>: "Is he also working on a Stealing Candy From Babies initiative?"

Babies earn no income, being lazy, and by definition any candy they have is the result of socialist handouts, therefore the theft was the babies' to begin with, and so the candy is not being taken from them, but is stolen property being returned to the good people of this great state, God bless Florida and God bless freedom and the USA!
posted by Drastic at 9:05 AM on April 4, 2011 [31 favorites]


oscshwar, JPD and 2N2222, thank you. The post makes more sense to me now.
posted by zarq at 9:06 AM on April 4, 2011


Also, thanks delmoi.
posted by zarq at 9:07 AM on April 4, 2011


Anyway, this guy is obviously a scammer, so anything he does with a potential for scammin' really needs to be looked at closely.

Everything he does is being scrutinized by the press but nothing can be done because there is no recall and the Republican legislature is his lapdog.

My hope is he's going to run the state into the ground and in 3 years he will get kicked out of office but I'm not holding my breath. Although one good sign is that if the election were held again today Scott would lose in a landslide.
posted by photoslob at 9:07 AM on April 4, 2011 [1 favorite]


My hope is he's going to run the state into the ground and in 3 years he will get kicked out of office but I'm not holding my breath. Although one good sign is that if the election were held again today Scott would lose in a landslide.
I think part of the problem with Florida is that a lot of the elderly people there really don't care that much about the state. Out of state retirees just don't have an emotional connection to the state that someone who grew up their and lived their lives there might. The young people who live there aren't their grand children. They're not going to be around that long and things like education investment don't benefit them in any way. Most of their support comes from the federal government. Medicare and Social Security. So as long as that tap is flowing, they'll be happy. That might explain why they more often vote for Dems for congress and the presidency, but vote for republicans locally.

That's kind of playing on stereotypes, as the average Floridian being golf playing out of state retiree, and no doubts lots of the old people who do live there grew up there. But the point is, do voters even care?
posted by delmoi at 9:15 AM on April 4, 2011 [3 favorites]


Anyway, to play the Pollyanna, what, exactly, can Floridians or anyone else actually do about this? It's a pretty obvious, shamelessly public conflict of interests held by someone who stands to directly profit from extremely questionable actions. Surely that's worth addressing?

There were a couple of pushes recently (don't know if they're still alive or not) to give Florida voters the power to initiate recall referendum votes on the Florida governorship, but currently there is no recall in Florida. The Republican legislature, which has to its credit been tepidly critical of Scott, could impeach him I suppose, if they wanted to show real leadership.

Perhaps some Floridians who lived through the campaign might share with us how Rick Scott managed to win the office with THAT albatross ("CEO of America's Greatest Medicare Fraudsters") dangling from his neck.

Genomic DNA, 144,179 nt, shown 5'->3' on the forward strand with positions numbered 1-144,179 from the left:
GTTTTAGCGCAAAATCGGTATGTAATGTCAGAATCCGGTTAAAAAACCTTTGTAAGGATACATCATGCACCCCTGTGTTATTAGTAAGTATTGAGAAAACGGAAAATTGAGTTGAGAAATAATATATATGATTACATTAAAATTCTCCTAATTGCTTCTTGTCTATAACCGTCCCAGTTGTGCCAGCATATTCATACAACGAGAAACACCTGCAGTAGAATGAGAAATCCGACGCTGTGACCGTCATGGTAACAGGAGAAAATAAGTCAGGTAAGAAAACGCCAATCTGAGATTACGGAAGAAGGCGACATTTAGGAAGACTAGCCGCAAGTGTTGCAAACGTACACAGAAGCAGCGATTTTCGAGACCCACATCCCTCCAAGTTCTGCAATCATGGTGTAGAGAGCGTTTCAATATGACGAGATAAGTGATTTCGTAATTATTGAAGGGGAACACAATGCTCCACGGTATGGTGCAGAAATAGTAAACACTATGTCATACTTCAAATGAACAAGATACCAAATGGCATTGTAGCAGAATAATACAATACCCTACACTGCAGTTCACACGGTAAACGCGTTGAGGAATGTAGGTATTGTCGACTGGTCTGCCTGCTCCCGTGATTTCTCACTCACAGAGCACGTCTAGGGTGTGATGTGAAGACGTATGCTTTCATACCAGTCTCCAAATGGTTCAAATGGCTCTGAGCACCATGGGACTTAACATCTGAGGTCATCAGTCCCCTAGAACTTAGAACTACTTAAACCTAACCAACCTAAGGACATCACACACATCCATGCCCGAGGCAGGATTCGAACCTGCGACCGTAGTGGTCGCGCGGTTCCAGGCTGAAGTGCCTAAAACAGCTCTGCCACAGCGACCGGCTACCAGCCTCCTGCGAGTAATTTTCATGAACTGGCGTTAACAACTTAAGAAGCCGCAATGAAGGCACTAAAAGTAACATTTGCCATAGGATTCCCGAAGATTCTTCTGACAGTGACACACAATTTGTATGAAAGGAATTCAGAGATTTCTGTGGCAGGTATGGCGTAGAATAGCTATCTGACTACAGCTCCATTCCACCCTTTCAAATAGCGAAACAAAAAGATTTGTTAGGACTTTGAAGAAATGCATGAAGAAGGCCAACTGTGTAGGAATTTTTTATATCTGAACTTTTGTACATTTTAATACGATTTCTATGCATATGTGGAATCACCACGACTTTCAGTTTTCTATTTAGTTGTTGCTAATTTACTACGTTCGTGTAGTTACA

Money.
posted by saulgoodman at 9:16 AM on April 4, 2011


Yes, money will allow you to do many things and get away with much. Money buys power and opens the door to more money making opportunities.
posted by Daddy-O at 9:19 AM on April 4, 2011


Clearly the problem is electing people with the name Scott.
posted by desjardins at 9:19 AM on April 4, 2011 [3 favorites]


Scott promised he would create 700,000 jobs. One down, only 699,999 to go
posted by photoslob at 9:19 AM on April 4, 2011 [1 favorite]


If real life were like Carl Hiaasen novels,

Back when I first started reading him, and knew less than nothing about Florida politics, I assumed he was exaggerating for comedic effect. Oh, my naivete - RIP.


Hiaasen's take:

I once referred to a past Legislature as a festival of whores, which in retrospect was a vile insult to the world’s oldest profession.

Today’s lackluster assemblage in Tallahassee is possibly the worst in modern times, and cannot fairly be compared to anything except a rodeo of phonies and pimps.

posted by Tavern at 9:23 AM on April 4, 2011 [11 favorites]


Scott cuts Department of Corrections jobs. (-1,690)

An 8,700 overall reduction in the state government workforce (-8,700)

DOE employees sent to hospital after elevators, whose maintenance contracts are no longer being funded under Scott, collapsed in the DOE's 17-story HQ building (where I work sometimes) (-2)

So what's that make, -10,392 jobs created in Florida so far under Scott's lead? Oh wait, that's right. He has brought some jobs, too--by promising to eliminate Florida's corporate income tax, he managed to secure 244 new jobs in Tallahassee. (244)

So I guess that makes his overall record right about -10,148 jobs created so far in Florida. Huzzah.

That's not even to elaborate on the indirect job losses and contractor job losses due to reduced or eliminated public programs--and forget about the wage cuts and per student 7% reduction in education services. Florida's open for business all right. And its willing to take it good and hard.
posted by saulgoodman at 9:33 AM on April 4, 2011 [7 favorites]


I tried people. When I lived in Jacksonville I voted against him SO HARD.